Not For General Consumption
I wonder if a sushi chef would ever conceive of concocting the dish that Squidoo writers were asked to swallow on Friday, August 15, 2014. That's when the official announcement that HubPages was acquiring key content from Squidoo was posted online. Squidoo writers were officially notified by email 4 days later, on August 19, 2014. It seems to me, if Squidoo truly valued and respected their writers they would have notified us first or at the very least at the same time as the official announcement, and they would have given us more than two weeks to make a decision.Credit: Pixabay.com by Nemo
In addition to catching everyone by surprise, my impression of the flowery worded announcement from Seth Godin, head honcho of Squidoo, reeked of disingenuousness. Godin began his statement by referring to his disclosure as "good news." Really, for who? Not for the many faithful Squidoo writers (Squids and Giant Squids) and Contributors, but rather, I assume the good news was for Mr. Godin. In addition, apparently Godin and Hubpages CEO and Co-Founder Paul Edmondson had at least one conversation about "The best way we know to serve our users . . ." Just what is the best way, gentlemen? Here's what the two top dogs came up with; ". . . give them an even better place for their content." That's sweet, guys. Apparently, after brainstorming it "became clear" to both fellows "that 'combining' these platforms leads to a stronger, more efficient, more generous way to share great stuff online." Hmmm . . . but wait a minute, the two sites were not combined. The statement appears to say two contradictory things. Combining platforms seems, to me anyway, to be different than acquiring key content. "HubPages is acquiring key content from Squidoo. . . . Squidoo is moving the best of its content to HubPages."
The official announcement was made just two weeks prior to the deadline of August 29, 2014 to agree to the transfer or delete your account. It appears if a writer fails to act, his or her work will automatically move to HP. Here's the artful wording used to explain the time (or lack thereof) of the move, "We're doing this now so we can have as much in place by October 1 as possible . . . just in time for Halloween." Wow, that Godin, always looking out for his people. . . . She said, sarcastically! In truth, I picture Mr. Godin writing his announcement with a great big sardonic grin on his kisser.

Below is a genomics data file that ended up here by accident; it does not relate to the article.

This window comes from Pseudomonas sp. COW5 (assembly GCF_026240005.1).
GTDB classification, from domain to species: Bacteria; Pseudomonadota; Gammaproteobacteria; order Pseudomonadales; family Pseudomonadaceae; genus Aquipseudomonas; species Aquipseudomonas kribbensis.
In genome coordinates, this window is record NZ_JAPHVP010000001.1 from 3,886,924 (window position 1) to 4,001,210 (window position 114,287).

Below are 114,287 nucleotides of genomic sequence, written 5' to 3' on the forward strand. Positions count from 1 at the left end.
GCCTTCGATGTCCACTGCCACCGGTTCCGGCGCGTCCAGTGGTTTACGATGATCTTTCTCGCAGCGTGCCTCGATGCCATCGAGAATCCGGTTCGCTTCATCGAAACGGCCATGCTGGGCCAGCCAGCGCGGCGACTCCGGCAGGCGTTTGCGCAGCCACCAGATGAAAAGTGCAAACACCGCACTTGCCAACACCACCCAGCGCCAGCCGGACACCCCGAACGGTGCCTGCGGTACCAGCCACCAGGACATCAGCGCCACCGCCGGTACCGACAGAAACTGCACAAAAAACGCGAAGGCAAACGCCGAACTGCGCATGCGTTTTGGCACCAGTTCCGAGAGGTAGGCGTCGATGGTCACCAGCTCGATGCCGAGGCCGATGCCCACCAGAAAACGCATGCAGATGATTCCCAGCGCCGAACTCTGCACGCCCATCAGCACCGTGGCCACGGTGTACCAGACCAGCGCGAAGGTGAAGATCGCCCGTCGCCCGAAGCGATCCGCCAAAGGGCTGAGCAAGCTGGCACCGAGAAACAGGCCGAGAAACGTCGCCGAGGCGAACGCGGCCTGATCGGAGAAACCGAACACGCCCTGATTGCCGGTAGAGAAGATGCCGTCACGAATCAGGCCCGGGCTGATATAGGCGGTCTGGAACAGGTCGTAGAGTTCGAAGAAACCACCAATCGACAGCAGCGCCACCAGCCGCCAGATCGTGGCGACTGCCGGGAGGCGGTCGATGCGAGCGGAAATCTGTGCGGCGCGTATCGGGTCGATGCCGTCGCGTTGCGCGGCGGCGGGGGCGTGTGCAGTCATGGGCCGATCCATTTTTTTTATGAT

How the Squidoo/HubPages deal likely went down . . .
Wait! You Can't Sell What You Don't Own
Initially I wondered how the news would affect those of us 'Squids' that already had HP accounts. It didn't take long to find out, someone asked this question in the Contributor Facebook Page – and I was suspicious of the answer. We were advised that we had to transfer our lenses through the method provided by Squidoo and create a new HP account.
Not only did that make no sense to me, it also didn't sit well. Why would a Squidoo writer who already had an HP account have to create a new one? Why? The only reason I could come up with is the reason a number of others had concluded . . . someone other than the writer was hoping to make some cash from the transfer of these lenses. Duh.
Well folks, here's something interesting – you can't legally sell something you don't own (without the permission of the owner). That's not to say these types of transactions don't happen, unfortunately they do. But here's the good news, unauthorized sales are never upheld in court – well, The People's Court, at least.
I already have an HP account and I don't want a new one! When I signed-up with Squidoo (and all the other writing platforms for that matter) I agreed to share any revenue generated by my articles, but I did not agree to give up my rights of ownership to my content. So, I can decide to press that big green friendly button or I can do what I've decided to do, delete my lenses and account and place my articles wherever I choose. It's that easy.